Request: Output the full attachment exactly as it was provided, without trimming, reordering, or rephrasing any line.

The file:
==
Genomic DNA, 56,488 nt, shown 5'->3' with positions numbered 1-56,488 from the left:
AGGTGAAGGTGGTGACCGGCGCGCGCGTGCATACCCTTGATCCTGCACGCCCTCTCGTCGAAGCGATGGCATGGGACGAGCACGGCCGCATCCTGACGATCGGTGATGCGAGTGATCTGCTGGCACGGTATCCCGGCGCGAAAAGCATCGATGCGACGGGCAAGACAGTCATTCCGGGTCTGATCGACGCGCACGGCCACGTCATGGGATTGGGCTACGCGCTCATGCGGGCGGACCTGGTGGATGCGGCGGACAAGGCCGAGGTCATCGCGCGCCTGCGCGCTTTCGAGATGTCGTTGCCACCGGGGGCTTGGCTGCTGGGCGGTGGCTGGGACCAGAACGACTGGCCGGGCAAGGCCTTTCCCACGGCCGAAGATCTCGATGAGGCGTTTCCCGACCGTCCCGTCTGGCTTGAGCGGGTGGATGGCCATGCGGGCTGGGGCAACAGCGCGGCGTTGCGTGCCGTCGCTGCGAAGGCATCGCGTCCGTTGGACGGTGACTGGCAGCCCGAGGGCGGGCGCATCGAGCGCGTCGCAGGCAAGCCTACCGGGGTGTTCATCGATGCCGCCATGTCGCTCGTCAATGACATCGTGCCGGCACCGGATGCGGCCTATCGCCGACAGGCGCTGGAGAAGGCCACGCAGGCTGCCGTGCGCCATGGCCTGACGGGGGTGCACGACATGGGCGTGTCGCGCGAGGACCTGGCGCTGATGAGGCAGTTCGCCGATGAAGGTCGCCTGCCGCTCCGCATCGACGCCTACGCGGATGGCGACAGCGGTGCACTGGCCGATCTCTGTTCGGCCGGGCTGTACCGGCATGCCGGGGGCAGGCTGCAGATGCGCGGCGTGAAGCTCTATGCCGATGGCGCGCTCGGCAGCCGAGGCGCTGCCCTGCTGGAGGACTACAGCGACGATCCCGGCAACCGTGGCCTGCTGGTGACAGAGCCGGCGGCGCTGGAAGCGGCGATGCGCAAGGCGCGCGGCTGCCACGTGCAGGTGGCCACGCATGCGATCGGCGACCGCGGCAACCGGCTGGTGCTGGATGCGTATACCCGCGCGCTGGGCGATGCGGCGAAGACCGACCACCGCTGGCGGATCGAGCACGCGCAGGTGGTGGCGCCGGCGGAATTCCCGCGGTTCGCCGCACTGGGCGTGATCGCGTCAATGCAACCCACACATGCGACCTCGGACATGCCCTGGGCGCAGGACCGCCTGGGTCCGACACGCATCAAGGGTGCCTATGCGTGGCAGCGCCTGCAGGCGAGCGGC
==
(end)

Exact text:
Genomic DNA, 56,488 nt, shown 5'->3' with positions numbered 1-56,488 from the left:
AGGTGAAGGTGGTGACCGGCGCGCGCGTGCATACCCTTGATCCTGCACGCCCTCTCGTCGAAGCGATGGCATGGGACGAGCACGGCCGCATCCTGACGATCGGTGATGCGAGTGATCTGCTGGCACGGTATCCCGGCGCGAAAAGCATCGATGCGACGGGCAAGACAGTCATTCCGGGTCTGATCGACGCGCACGGCCACGTCATGGGATTGGGCTACGCGCTCATGCGGGCGGACCTGGTGGATGCGGCGGACAAGGCCGAGGTCATCGCGCGCCTGCGCGCTTTCGAGATGTCGTTGCCACCGGGGGCTTGGCTGCTGGGCGGTGGCTGGGACCAGAACGACTGGCCGGGCAAGGCCTTTCCCACGGCCGAAGATCTCGATGAGGCGTTTCCCGACCGTCCCGTCTGGCTTGAGCGGGTGGATGGCCATGCGGGCTGGGGCAACAGCGCGGCGTTGCGTGCCGTCGCTGCGAAGGCATCGCGTCCGTTGGACGGTGACTGGCAGCCCGAGGGCGGGCGCATCGAGCGCGTCGCAGGCAAGCCTACCGGGGTGTTCATCGATGCCGCCATGTCGCTCGTCAATGACATCGTGCCGGCACCGGATGCGGCCTATCGCCGACAGGCGCTGGAGAAGGCCACGCAGGCTGCCGTGCGCCATGGCCTGACGGGGGTGCACGACATGGGCGTGTCGCGCGAGGACCTGGCGCTGATGAGGCAGTTCGCCGATGAAGGTCGCCTGCCGCTCCGCATCGACGCCTACGCGGATGGCGACAGCGGTGCACTGGCCGATCTCTGTTCGGCCGGGCTGTACCGGCATGCCGGGGGCAGGCTGCAGATGCGCGGCGTGAAGCTCTATGCCGATGGCGCGCTCGGCAGCCGAGGCGCTGCCCTGCTGGAGGACTACAGCGACGATCCCGGCAACCGTGGCCTGCTGGTGACAGAGCCGGCGGCGCTGGAAGCGGCGATGCGCAAGGCGCGCGGCTGCCACGTGCAGGTGGCCACGCATGCGATCGGCGACCGCGGCAACCGGCTGGTGCTGGATGCGTATACCCGCGCGCTGGGCGATGCGGCGAAGACCGACCACCGCTGGCGGATCGAGCACGCGCAGGTGGTGGCGCCGGCGGAATTCCCGCGGTTCGCCGCACTGGGCGTGATCGCGTCAATGCAACCCACACATGCGACCTCGGACATGCCCTGGGCGCAGGACCGCCTGGGTCCGACACGCATCAAGGGTGCCTATGCGTGGCAGCGCCTGCAGGCGAGCGGC